One of our dervishes asked: I have seen in me these last days of Ramadan, principally in my thoughts, an aspect which says to me: "Look how responsible you are, doing all these prayers, and fasting, more than the others..." And I feel proud of myself. Who is it who is talking to me? Who is feeling this sense of happiness and pride?
The shaykh answered: It would really be a pity to pass a whole month of hunger and thirst and not get anything out of it except hunger and thirst. Every night I have begged you, my children, to look inside yourselves, and seek what is happening, to identify who is there, to discover in this single body that somebody seems to be watching somebody else. As the expression goes, "Who is watching who?" There must be two I's, at least a duality; in fact you contain a multiplicity. Then after realizing this, how can you help but get emotional? Amazement, wonder, fear, disgust, pain, regret, tears, and finally a terrible feeling of shame ensue. This creature with many heads and tentacles, legs and arms, appears in the mirror as a rather nice looking single creature, well proportioned, well spoken, who eats, and drinks and breathes and acts, marries, has children, dresses in nice clothes and lives in a nice house. He has a name and a title. He really is not worthy of any of these things, yet shamelessly and thanklessly he claims the ownership of it all, without tasting a little bit, like you and I do, this lamentation. But if we truly and fully experienced this shame we would be flattened and dead, just as the mountain crumbled when Allah showed Himself to it upon the request of Moses a.s. to see Him.
When that happens, we will have felt a little taste of thankfulness. You see, if you have a dozen shoes and somebody gives you a gift of a new shoe, you politely say, "Thank you," but you don't really mean it. That is the way we thank Allah. Whereas, if we were barefoot with no shoes, and we received a pair of shoes, we would not be only thankful for the shoes, but also for having two feet to put them on. So my daughter, first, we have to see the reality that we have nothing, we are nothing, yet we receive all these gifts for which we have no right and which we are not worthy to ask for.
You ask, who is the one who sees this? Well, Allahu Teala tells us, “When My servant comes close to Me with extra ibadat, I become his eyes with which he sees, his hands with which he holds, his tongue with which he speaks...” Extra ibadat: Salat? Sawm? Zakat? Dhikr? Extra means over and above them. Some say it is service for Allah's sake. Yes, but that is only a part of it. The extra ibadat, instead of five prayers a day, is to be in salat-i daim, continuous prayer. Is it possible? My shaykh talked about it. He said that one should thank and praise Allah twice at every breath: one when you inhale and one when you exhale. I have seen it, when I visited a Halwati shaykh in Tanta, Egypt, Shaykh Hatib, who was doing it while he was at the same time talking to us. And continuous fasting is being continuously conscious, smelling the air you breath, tasting the food you eat, not just looking but truly seeing and taking lessons from what you are seeing. Dhikr-i daim means everything you see, everything which happens to you, everything which you seem to do you remember is certainly from Allah. And zakat-i daim is not to give away just a tiny fraction of what you own, but even if you have got the title for the whole world as your property, it means to realize that nothing is yours, nothing belongs to you, as it will be when you enter your grave.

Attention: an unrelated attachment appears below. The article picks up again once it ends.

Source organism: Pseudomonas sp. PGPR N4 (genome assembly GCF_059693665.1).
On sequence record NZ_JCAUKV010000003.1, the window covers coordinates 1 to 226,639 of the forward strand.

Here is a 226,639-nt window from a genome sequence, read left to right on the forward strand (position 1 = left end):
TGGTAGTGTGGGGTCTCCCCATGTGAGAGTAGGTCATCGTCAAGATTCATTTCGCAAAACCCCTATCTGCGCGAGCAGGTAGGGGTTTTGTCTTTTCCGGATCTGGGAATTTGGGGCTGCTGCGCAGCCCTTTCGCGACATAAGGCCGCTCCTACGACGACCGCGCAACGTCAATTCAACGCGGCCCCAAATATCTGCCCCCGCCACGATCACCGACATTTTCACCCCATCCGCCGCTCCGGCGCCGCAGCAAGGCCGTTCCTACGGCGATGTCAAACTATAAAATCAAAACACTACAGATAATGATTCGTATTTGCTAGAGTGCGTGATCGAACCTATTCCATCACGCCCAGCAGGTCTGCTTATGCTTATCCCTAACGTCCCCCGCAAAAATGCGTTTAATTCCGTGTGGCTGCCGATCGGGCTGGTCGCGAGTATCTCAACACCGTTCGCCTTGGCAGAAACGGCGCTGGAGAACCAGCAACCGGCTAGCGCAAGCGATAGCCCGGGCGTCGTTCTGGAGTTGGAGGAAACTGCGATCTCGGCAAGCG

I think that is what the extra ibadat is. Then inshallah one sees oneself and everything else with the eye of Allahu Teala. But sometimes the fortunate ones have flashes of it.
May Allah the All Seeing, the All Hearing, the All Knowing wake us up from the sleep of heedlessness. Amin.
Shaykh Tosun Bayrak al Jerrahi al Halwati September, 2009